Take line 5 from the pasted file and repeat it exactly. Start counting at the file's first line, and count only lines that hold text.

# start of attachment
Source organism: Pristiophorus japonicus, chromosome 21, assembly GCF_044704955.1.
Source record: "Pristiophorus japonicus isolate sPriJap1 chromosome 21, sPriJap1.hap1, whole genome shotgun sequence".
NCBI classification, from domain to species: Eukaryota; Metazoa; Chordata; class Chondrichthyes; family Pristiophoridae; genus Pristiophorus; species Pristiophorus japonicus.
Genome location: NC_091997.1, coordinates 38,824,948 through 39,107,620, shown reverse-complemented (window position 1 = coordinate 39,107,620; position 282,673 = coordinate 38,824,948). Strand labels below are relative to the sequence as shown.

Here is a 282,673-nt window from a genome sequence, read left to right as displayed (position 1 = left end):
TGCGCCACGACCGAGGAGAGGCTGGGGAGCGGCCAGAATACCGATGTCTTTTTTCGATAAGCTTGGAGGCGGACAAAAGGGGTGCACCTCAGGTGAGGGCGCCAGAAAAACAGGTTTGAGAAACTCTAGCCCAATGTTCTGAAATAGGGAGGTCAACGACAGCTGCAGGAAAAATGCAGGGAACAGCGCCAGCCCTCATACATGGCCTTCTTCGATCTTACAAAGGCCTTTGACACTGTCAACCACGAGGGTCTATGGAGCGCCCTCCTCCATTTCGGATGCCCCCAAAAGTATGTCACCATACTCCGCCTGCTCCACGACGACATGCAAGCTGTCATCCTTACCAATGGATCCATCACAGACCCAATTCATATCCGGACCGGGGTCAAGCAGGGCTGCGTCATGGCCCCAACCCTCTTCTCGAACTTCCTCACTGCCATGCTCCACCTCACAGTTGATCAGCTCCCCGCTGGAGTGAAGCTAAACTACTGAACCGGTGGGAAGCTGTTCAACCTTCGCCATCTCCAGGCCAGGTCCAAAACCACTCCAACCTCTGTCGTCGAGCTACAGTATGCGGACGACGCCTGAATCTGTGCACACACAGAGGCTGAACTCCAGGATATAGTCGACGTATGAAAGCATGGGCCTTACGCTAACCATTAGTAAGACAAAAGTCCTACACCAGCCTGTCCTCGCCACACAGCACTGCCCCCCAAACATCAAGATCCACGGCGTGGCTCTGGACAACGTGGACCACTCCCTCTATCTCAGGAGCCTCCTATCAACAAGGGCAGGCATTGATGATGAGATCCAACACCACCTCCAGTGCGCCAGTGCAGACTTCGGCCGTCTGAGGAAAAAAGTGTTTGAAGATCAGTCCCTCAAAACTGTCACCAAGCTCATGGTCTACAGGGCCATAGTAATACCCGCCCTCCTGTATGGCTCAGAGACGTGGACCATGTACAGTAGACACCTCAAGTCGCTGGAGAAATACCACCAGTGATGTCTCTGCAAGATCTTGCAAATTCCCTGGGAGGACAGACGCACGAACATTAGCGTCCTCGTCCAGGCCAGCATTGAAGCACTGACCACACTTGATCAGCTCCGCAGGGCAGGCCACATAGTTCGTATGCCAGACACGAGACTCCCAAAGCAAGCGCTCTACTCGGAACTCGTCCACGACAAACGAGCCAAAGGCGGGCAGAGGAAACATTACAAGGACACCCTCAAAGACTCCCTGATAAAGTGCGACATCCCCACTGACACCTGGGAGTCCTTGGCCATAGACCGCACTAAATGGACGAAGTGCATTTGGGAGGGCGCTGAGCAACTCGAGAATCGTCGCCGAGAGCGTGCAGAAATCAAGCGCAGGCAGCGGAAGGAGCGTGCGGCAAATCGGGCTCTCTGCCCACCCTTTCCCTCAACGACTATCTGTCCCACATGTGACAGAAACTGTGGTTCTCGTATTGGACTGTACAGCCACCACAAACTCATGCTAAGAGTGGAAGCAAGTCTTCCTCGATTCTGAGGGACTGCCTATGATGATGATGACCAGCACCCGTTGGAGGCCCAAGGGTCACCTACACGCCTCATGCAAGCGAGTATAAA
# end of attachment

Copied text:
Here is a 282,673-nt window from a genome sequence, read left to right as displayed (position 1 = left end):